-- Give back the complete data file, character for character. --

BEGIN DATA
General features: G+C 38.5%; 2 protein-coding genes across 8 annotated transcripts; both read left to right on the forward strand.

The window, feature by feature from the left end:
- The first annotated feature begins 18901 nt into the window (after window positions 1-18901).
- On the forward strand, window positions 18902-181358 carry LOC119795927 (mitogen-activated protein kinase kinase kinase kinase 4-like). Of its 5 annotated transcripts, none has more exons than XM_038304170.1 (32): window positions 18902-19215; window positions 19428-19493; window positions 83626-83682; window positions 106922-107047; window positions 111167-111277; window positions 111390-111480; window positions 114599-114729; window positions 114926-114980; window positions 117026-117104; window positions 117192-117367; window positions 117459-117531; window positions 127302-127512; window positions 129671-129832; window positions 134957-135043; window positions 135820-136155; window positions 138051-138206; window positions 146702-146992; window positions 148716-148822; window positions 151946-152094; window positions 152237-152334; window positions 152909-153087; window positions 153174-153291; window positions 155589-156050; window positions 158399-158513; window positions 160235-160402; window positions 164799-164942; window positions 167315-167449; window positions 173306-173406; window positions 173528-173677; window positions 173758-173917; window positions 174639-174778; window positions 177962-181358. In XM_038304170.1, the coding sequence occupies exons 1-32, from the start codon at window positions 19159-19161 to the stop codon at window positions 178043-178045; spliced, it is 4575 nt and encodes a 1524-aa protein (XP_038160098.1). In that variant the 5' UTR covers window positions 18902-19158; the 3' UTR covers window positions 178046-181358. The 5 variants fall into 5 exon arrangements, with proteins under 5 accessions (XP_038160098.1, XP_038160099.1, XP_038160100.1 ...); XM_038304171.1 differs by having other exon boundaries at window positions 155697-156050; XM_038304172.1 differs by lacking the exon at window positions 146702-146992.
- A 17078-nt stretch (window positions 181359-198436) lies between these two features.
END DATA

General features: G+C 38.5%; 2 protein-coding genes across 8 annotated transcripts; both read left to right on the forward strand.

The window, feature by feature from the left end:
- The first annotated feature begins 18901 nt into the window (after window positions 1-18901).
- On the forward strand, window positions 18902-181358 carry LOC119795927 (mitogen-activated protein kinase kinase kinase kinase 4-like). Of its 5 annotated transcripts, none has more exons than XM_038304170.1 (32): window positions 18902-19215; window positions 19428-19493; window positions 83626-83682; window positions 106922-107047; window positions 111167-111277; window positions 111390-111480; window positions 114599-114729; window positions 114926-114980; window positions 117026-117104; window positions 117192-117367; window positions 117459-117531; window positions 127302-127512; window positions 129671-129832; window positions 134957-135043; window positions 135820-136155; window positions 138051-138206; window positions 146702-146992; window positions 148716-148822; window positions 151946-152094; window positions 152237-152334; window positions 152909-153087; window positions 153174-153291; window positions 155589-156050; window positions 158399-158513; window positions 160235-160402; window positions 164799-164942; window positions 167315-167449; window positions 173306-173406; window positions 173528-173677; window positions 173758-173917; window positions 174639-174778; window positions 177962-181358. In XM_038304170.1, the coding sequence occupies exons 1-32, from the start codon at window positions 19159-19161 to the stop codon at window positions 178043-178045; spliced, it is 4575 nt and encodes a 1524-aa protein (XP_038160098.1). In that variant the 5' UTR covers window positions 18902-19158; the 3' UTR covers window positions 178046-181358. The 5 variants fall into 5 exon arrangements, with proteins under 5 accessions (XP_038160098.1, XP_038160099.1, XP_038160100.1 ...); XM_038304171.1 differs by having other exon boundaries at window positions 155697-156050; XM_038304172.1 differs by lacking the exon at window positions 146702-146992.
- A 17078-nt stretch (window positions 181359-198436) lies between these two features.